Building our future … with wood

Posted by Rumin Mann
July 26th, 2012

Janelle Tam, an Ontario teenager who recently moved from Singapore to Canada, won a national science award for her groundbreaking work on the anti-aging properties of tree pulp. Tam, 16, won the $5,000 award in the 2012 Sanofi BioGENEius Challenge Canada for showing that cellulose, the woody material found in trees that enables them to stand, also acts as a potent anti-oxidant. ‘Her super anti-oxidant compound could one day help improve health and anti-aging products by neutralizing more of the harmful free-radicals found in the body,’

Bioproducts could eventually be used not just for energy, but to build homes, planes and more

In resource towns like Castlegar in the West Kootenay, the future of B.C.’s forest industry is already starting to unfold. It’s all about sustainability and it’s on display in the lower emissions, shrinking environmental footprint and diversified revenue stream at Mercer International’s Celgar pulp mill, one of a number of B.C. mills that is beginning to tap the province’s forests for new bio-products – from energy to bio-chemicals.

The drive for a sustainable future, particularly among the developing nations, is expected to lead to more reliance on biofuels derived from what used to be termed wood waste; lighter vehicles and aircraft made from cellulose composites; and new demand for wood, rather than concrete or steel, as the building product of choice.

What’s unfolding at Celgar is just the beginning, said David Gandossi, Mercer senior vice-president. What began as a symbiotic relationship between the sawmilling sector and the pulp sector half a century ago is evolving into a new bio-economy.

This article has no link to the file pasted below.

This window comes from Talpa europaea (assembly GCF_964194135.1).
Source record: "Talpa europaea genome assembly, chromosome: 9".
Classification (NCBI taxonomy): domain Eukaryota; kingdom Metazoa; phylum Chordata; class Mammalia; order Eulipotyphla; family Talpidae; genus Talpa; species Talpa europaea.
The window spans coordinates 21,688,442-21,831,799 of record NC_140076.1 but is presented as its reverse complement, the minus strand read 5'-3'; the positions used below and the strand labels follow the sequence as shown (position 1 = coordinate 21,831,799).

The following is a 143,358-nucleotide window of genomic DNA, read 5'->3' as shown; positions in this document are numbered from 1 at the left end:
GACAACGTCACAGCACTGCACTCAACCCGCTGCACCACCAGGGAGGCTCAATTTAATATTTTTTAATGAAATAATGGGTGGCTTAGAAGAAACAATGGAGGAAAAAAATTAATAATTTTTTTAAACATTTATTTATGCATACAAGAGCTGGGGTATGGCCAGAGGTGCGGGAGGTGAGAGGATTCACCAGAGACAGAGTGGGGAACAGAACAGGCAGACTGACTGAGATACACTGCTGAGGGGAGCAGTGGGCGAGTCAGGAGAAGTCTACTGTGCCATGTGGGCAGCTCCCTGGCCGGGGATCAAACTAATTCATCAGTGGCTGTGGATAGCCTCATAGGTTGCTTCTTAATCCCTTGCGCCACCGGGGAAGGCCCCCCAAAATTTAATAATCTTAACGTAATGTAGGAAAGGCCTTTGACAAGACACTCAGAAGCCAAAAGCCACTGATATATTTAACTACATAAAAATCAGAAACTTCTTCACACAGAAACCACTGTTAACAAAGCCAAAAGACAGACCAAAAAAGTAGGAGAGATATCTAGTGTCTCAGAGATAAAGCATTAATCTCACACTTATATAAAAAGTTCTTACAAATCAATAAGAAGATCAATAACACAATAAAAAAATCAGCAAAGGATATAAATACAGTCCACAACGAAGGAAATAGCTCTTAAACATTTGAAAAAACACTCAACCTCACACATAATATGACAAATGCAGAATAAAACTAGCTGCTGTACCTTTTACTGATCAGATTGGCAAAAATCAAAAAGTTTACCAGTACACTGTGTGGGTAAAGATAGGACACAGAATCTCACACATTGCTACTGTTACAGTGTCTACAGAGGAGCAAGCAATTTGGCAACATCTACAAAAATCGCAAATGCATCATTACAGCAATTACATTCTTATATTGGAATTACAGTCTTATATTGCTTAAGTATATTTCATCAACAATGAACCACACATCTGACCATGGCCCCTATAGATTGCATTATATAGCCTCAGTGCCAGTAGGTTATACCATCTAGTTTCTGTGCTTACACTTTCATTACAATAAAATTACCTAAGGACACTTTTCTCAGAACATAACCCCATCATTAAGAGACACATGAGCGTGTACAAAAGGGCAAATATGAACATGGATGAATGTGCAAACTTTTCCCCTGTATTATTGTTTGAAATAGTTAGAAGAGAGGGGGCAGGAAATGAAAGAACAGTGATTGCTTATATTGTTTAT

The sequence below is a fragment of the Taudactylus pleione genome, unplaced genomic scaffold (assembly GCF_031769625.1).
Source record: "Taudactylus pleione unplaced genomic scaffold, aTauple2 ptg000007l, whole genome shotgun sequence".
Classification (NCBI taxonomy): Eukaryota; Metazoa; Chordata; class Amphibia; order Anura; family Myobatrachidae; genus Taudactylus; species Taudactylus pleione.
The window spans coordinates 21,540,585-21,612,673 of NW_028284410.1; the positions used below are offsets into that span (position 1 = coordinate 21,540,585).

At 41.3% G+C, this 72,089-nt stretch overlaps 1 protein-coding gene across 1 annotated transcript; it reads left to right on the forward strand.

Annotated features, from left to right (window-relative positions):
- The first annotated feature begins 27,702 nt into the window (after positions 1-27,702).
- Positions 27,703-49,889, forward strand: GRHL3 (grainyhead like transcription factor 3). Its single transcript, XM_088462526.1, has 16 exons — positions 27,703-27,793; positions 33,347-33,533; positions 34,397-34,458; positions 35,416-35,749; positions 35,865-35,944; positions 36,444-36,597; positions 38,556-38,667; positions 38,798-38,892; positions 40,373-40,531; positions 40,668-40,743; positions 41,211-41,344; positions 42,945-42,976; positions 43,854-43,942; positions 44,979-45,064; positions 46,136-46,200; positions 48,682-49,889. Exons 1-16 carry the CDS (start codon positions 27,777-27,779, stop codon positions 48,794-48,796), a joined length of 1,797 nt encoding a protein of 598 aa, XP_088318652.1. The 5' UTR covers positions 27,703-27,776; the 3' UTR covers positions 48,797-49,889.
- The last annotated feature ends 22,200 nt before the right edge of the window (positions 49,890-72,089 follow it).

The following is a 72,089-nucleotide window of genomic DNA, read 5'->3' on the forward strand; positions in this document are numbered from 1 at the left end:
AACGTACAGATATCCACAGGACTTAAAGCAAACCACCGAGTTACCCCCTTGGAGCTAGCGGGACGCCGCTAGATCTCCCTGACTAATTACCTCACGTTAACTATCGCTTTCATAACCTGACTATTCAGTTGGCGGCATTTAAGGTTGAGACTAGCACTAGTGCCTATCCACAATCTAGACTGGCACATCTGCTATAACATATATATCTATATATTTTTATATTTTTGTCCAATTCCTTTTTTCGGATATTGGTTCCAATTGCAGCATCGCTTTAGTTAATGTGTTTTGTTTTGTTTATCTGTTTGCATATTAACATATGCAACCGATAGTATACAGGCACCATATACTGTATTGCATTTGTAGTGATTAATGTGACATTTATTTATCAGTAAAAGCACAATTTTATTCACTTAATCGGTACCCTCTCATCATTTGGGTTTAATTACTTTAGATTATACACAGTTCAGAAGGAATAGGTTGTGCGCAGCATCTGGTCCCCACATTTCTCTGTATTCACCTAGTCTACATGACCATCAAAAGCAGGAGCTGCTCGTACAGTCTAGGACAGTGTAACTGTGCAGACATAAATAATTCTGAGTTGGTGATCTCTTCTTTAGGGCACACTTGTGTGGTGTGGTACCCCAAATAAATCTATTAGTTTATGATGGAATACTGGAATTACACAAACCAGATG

“Round logs and square lumber mean there are residual chips left over,” he said. The chips went to pulp mills, which converted them to northern bleached softwood kraft, the best pulp in the world. With emerging economies using more tissues, high-grade papers and similar products, demand for NBSK is increasing.

B.C.’s pulp mills, once considered dinosaurs that would be pushed to extinction by modern southern hemisphere mills producing pulp from eucalyptus, are in the enviable position now of producing a limited-supply product into a market that is expected to grow far into the future.

And then there is the bio-economy.

“What the bio-economy is bringing along is technological innovation, which means you use more of the wood and you get more value from it,” said Gandossi. “The first wave has been to produce electricity. When we cook the wood chips, 50 per cent of the wood becomes cellulose and 50 per cent is left over. It’s essentially a young fossil fuel. It just hasn’t been around for millions of years.”

Mercer, which also owns mills in Germany at Rosenthal and Stendal, is already moving into the next wave: the bio-refinery concept, where mills will produce pulp, green energy and bio-chemicals that will drive the future bio-economy.

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